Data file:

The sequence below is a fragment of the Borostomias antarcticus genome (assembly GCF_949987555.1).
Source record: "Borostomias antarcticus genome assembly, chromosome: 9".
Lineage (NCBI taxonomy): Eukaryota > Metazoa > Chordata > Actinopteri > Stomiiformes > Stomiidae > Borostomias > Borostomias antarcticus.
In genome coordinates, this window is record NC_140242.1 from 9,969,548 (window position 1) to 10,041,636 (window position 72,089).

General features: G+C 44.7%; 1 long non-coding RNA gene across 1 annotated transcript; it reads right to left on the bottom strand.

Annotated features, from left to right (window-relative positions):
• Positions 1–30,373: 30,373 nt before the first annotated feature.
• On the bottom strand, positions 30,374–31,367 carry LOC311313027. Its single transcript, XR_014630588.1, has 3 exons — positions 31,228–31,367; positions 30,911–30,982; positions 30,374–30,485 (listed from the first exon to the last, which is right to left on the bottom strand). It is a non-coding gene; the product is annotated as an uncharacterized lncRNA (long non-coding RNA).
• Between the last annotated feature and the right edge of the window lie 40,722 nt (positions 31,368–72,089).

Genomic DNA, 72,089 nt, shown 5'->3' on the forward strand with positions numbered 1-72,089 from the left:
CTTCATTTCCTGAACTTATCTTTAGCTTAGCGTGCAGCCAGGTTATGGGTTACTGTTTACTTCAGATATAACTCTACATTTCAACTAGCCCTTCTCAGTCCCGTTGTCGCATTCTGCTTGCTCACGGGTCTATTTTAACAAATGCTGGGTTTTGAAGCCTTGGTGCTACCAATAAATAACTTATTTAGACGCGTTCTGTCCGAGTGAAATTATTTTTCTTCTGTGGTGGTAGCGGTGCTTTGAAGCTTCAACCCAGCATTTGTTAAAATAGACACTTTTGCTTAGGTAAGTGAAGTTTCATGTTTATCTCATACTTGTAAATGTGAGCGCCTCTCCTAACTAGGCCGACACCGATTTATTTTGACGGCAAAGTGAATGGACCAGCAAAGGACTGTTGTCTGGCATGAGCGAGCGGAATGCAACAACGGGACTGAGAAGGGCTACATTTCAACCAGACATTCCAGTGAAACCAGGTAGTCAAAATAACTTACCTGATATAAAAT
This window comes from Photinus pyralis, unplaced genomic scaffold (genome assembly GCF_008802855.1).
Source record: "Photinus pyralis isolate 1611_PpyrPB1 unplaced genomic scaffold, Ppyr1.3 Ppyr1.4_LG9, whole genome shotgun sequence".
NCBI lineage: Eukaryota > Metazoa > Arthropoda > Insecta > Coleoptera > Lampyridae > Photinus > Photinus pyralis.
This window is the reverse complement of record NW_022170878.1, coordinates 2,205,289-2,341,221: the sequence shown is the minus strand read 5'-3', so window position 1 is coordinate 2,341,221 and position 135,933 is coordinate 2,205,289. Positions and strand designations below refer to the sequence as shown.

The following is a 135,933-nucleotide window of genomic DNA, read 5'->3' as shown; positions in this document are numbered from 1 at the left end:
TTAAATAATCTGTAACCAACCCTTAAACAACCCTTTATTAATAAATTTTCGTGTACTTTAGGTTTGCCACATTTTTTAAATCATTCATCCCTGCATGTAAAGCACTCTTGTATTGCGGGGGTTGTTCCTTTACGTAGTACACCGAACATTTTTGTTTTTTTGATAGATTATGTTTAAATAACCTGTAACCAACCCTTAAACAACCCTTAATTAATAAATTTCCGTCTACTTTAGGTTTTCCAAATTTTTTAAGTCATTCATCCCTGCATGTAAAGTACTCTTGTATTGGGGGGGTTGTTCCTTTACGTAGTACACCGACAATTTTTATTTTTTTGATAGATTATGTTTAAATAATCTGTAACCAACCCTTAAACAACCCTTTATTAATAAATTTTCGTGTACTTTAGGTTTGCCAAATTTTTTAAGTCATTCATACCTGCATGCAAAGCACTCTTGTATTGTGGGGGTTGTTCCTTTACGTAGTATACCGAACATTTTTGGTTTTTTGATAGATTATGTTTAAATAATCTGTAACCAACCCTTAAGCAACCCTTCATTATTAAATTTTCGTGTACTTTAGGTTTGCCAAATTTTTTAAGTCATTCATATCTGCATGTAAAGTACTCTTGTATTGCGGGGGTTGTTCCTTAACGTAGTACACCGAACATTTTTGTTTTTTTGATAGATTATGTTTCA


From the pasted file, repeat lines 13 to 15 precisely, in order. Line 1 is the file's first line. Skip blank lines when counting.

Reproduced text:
Source record: "Photinus pyralis isolate 1611_PpyrPB1 unplaced genomic scaffold, Ppyr1.3 Ppyr1.4_LG9, whole genome shotgun sequence".
NCBI lineage: Eukaryota > Metazoa > Arthropoda > Insecta > Coleoptera > Lampyridae > Photinus > Photinus pyralis.
This window is the reverse complement of record NW_022170878.1, coordinates 2,205,289-2,341,221: the sequence shown is the minus strand read 5'-3', so window position 1 is coordinate 2,341,221 and position 135,933 is coordinate 2,205,289. Positions and strand designations below refer to the sequence as shown.